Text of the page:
Sick leave (byokyu 病休) is leave you are contractually entitled to use when you fall ill and are unable to attend your regular work hours. If you are too sick to go to work:
- Call your supervisor (see example conversation below)
- Take sick leave – ᾿byokyu‘ (病休)
- You may need a doctor’s note (shindansho 診断書) when you take byokyu; they usually cost about 3,000 yen. Confirm with your supervisor if you will need this.
Most Japanese teachers will never use their byokyu when they are sick. Instead they will use their paid leave days (nenkyu). You are not expected to do this if you are too ill to work, though teachers at your school may suggest as much. If you are sick but at school, you may be asked to wear a mask.
All JETs are entitled to byokyu, but the the number of days available and the rules for use will vary by contracting organization. Confirm with your supervisor when and how byokyu can be used before you get sick.
Also, while most JETs have quite a few days of byokyu available a year, do not abuse it (i.e., taking byokyu when you have a hangover, etc.) or use it as an extension of your nenkyu (paid leave). By doing so you jeopardize this privilege for all JETs and will tarnish the reputation of the JET Programme and all JETs.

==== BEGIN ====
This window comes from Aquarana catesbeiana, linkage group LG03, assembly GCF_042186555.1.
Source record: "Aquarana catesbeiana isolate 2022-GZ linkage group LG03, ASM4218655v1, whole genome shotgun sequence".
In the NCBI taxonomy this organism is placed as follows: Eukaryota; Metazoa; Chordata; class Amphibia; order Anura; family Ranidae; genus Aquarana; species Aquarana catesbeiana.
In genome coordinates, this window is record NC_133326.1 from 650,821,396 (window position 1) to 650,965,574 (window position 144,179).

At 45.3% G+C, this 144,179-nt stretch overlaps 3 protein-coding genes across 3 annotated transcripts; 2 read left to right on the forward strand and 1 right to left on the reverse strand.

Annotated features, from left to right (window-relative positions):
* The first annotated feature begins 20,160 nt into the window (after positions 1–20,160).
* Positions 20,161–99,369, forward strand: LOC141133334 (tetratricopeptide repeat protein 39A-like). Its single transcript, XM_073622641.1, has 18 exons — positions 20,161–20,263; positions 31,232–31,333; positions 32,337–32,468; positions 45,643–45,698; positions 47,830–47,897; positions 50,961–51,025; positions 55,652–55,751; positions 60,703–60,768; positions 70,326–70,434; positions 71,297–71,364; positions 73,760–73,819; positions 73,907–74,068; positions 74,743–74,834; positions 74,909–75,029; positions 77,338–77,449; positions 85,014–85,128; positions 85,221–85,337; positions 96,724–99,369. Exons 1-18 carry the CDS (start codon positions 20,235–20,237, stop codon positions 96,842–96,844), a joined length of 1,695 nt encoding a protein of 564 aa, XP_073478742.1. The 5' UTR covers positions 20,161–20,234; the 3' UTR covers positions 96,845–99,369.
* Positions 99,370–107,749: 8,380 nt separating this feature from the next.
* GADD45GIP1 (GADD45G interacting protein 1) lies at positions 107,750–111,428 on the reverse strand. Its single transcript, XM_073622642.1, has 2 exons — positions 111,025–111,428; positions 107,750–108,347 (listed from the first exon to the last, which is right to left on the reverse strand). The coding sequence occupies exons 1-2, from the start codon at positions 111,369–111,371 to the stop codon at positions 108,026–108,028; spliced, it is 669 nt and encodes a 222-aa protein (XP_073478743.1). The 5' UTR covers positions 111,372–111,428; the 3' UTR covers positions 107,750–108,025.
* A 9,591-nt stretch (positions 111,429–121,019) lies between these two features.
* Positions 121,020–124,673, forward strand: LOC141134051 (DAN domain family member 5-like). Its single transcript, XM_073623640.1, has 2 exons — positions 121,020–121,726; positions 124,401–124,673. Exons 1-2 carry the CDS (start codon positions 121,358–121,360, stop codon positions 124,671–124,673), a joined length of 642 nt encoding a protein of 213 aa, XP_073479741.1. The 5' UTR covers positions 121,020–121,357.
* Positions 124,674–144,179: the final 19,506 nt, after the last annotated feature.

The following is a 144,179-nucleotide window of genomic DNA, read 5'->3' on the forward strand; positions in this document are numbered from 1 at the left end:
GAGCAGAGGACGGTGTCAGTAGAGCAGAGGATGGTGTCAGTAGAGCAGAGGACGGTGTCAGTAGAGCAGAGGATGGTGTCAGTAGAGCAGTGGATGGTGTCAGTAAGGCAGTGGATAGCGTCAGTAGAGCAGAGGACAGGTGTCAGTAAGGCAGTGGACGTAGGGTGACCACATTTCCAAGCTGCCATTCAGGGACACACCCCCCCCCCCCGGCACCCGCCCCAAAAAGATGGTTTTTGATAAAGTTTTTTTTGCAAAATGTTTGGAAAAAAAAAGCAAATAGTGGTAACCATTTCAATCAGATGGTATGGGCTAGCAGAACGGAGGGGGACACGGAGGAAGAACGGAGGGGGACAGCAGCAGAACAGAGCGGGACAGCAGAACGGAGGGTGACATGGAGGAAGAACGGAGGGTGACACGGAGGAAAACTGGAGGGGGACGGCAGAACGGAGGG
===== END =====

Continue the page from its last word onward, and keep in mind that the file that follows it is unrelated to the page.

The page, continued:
Calling Your Supervisor
When you call in sick your supervisor will often inform your school(s). Here is a basic example conversation to explain you are sick and will take the day off:
You: Sumimasen. Taichou ga warui desu. Kyou wa yasundemo ii desu ka?
I’m sorry. I’m not feeling well. Can I have today off?
Supervisor: Honto? Dou shitan desu ka.
OK, really? What’s the matter?
You: Atama ga itai desu/ Onaka ga itai desu/ Darui desu/ Netsu ga arimasu.
My head hurts/ My stomach hurts/ I feel sluggish/ I have a fever.
Supervisor: Hai, wakarimashita. Odaiji ni!
Alright you can stay at home. Feel better!
You: Byoukyuu wo tsukattemo ii desu ka?
Can I use byokyu?
You: Shindansho ha hitsuyou desu ka?
Do I need a doctor’s note?
You: Sumimasen ga, byouin e tsurete itte moraemasu ka?
Can you take me to the hospital?